Of course dill is famous for fish, chilled cucumber salad or soup, and in pickles. But I especially look for it so that I can bake dill bread.
This recipe is a survivor from an era when no-knead batter breads were popular. It contains cottage cheese, whose protein gives the bread structure without heavy kneading. But I knead it anyway.
The bread should be made to serve hot, along with a summer meal that might include corn on the cob, a grilled meat, probably a cold salad or grilled summer vegetables and perhaps some sliced tomatoes. Its frank opulence offsets those simple elemental flavors (don't skip the butter for the hot bread). Leftover bread can be toasted the next day and served as a tea bread or snack.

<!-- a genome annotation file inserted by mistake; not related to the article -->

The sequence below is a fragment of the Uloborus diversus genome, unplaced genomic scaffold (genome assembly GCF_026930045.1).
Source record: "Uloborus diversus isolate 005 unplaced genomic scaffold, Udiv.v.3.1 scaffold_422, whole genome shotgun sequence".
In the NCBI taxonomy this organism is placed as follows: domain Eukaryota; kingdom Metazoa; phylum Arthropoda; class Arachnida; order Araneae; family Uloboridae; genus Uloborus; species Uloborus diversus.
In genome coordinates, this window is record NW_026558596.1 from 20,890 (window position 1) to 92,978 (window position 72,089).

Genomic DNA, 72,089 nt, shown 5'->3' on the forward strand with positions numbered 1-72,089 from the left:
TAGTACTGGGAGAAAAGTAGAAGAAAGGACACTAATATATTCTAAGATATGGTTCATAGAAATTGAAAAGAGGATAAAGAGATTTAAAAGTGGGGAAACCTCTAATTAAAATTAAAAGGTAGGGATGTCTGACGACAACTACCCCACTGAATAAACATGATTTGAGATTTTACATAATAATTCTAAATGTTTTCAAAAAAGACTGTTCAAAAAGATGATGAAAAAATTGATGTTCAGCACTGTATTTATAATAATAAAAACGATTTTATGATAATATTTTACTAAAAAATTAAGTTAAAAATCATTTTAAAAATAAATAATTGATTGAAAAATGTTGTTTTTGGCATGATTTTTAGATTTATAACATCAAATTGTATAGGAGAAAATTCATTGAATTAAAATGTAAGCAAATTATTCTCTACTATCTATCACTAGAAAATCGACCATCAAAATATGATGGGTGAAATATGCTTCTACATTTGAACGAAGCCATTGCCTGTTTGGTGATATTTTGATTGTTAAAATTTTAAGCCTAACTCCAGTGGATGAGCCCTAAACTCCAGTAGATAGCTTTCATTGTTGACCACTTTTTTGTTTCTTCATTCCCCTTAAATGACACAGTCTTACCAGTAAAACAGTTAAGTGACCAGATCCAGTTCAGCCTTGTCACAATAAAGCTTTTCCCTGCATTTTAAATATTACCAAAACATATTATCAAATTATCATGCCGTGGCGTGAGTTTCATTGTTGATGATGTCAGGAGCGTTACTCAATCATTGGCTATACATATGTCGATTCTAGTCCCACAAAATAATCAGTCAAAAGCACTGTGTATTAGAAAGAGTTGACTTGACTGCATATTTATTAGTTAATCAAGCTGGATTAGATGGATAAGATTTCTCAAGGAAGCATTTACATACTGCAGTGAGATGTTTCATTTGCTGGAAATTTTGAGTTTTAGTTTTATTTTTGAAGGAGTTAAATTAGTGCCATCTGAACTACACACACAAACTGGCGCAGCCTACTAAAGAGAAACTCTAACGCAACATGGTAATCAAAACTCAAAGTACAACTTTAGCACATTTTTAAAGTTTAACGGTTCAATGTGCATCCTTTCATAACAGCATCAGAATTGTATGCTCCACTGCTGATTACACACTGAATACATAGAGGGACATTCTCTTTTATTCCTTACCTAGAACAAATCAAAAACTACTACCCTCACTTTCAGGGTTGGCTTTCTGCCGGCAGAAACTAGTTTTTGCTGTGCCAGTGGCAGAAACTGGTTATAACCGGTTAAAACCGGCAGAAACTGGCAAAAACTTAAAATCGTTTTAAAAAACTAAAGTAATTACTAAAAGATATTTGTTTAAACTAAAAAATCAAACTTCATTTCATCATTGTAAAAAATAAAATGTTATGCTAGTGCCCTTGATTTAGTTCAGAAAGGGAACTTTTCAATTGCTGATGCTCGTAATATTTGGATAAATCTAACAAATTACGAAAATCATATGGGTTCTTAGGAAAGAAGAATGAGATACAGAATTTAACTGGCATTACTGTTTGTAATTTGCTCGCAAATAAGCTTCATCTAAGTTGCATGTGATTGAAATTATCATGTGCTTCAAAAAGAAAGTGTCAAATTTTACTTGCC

Many market gardeners and supermarkets feature the variety known as dukat dill, which resists flowering and provides a long supply of the fresh dill leaves. But in my experience these have a milder (duller) flavor than the ferny foliage of the bouquet dill. You'll need to pick the leaves before seedheads begin to form and the leaves start to yellow. I like the strong flavor of the bouquet dill and include lots of it in the bread.
Cottage Cheese Dill Bread
|The center of the bread is soft, but not wet.|